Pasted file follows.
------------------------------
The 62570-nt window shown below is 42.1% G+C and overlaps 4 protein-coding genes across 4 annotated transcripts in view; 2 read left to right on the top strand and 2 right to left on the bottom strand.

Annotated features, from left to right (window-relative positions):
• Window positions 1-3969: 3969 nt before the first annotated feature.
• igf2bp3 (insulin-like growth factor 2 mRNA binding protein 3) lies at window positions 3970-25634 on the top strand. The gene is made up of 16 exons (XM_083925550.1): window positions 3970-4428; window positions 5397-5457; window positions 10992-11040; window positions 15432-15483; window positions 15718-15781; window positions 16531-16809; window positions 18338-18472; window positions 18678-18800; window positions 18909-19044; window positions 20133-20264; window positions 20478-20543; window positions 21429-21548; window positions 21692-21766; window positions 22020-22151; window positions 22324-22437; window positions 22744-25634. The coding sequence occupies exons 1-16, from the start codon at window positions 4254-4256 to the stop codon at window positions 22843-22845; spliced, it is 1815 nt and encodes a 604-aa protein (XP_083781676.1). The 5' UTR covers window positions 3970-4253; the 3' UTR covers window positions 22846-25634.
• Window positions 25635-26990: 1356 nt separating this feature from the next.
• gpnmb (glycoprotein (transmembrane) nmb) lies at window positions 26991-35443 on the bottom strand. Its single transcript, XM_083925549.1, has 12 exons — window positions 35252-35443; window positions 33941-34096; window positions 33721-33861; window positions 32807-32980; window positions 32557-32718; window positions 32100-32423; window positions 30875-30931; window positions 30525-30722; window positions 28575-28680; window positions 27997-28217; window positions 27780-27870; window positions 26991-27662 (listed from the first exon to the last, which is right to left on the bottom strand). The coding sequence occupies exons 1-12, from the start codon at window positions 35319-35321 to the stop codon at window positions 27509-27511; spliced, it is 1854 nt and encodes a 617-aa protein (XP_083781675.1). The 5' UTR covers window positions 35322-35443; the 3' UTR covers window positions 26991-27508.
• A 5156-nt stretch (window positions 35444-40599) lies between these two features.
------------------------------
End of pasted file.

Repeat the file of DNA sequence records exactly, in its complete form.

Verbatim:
The 62570-nt window shown below is 42.1% G+C and overlaps 4 protein-coding genes across 4 annotated transcripts in view; 2 read left to right on the top strand and 2 right to left on the bottom strand.

Annotated features, from left to right (window-relative positions):
• Window positions 1-3969: 3969 nt before the first annotated feature.
• igf2bp3 (insulin-like growth factor 2 mRNA binding protein 3) lies at window positions 3970-25634 on the top strand. The gene is made up of 16 exons (XM_083925550.1): window positions 3970-4428; window positions 5397-5457; window positions 10992-11040; window positions 15432-15483; window positions 15718-15781; window positions 16531-16809; window positions 18338-18472; window positions 18678-18800; window positions 18909-19044; window positions 20133-20264; window positions 20478-20543; window positions 21429-21548; window positions 21692-21766; window positions 22020-22151; window positions 22324-22437; window positions 22744-25634. The coding sequence occupies exons 1-16, from the start codon at window positions 4254-4256 to the stop codon at window positions 22843-22845; spliced, it is 1815 nt and encodes a 604-aa protein (XP_083781676.1). The 5' UTR covers window positions 3970-4253; the 3' UTR covers window positions 22846-25634.
• Window positions 25635-26990: 1356 nt separating this feature from the next.
• gpnmb (glycoprotein (transmembrane) nmb) lies at window positions 26991-35443 on the bottom strand. Its single transcript, XM_083925549.1, has 12 exons — window positions 35252-35443; window positions 33941-34096; window positions 33721-33861; window positions 32807-32980; window positions 32557-32718; window positions 32100-32423; window positions 30875-30931; window positions 30525-30722; window positions 28575-28680; window positions 27997-28217; window positions 27780-27870; window positions 26991-27662 (listed from the first exon to the last, which is right to left on the bottom strand). The coding sequence occupies exons 1-12, from the start codon at window positions 35319-35321 to the stop codon at window positions 27509-27511; spliced, it is 1854 nt and encodes a 617-aa protein (XP_083781675.1). The 5' UTR covers window positions 35322-35443; the 3' UTR covers window positions 26991-27508.
• A 5156-nt stretch (window positions 35444-40599) lies between these two features.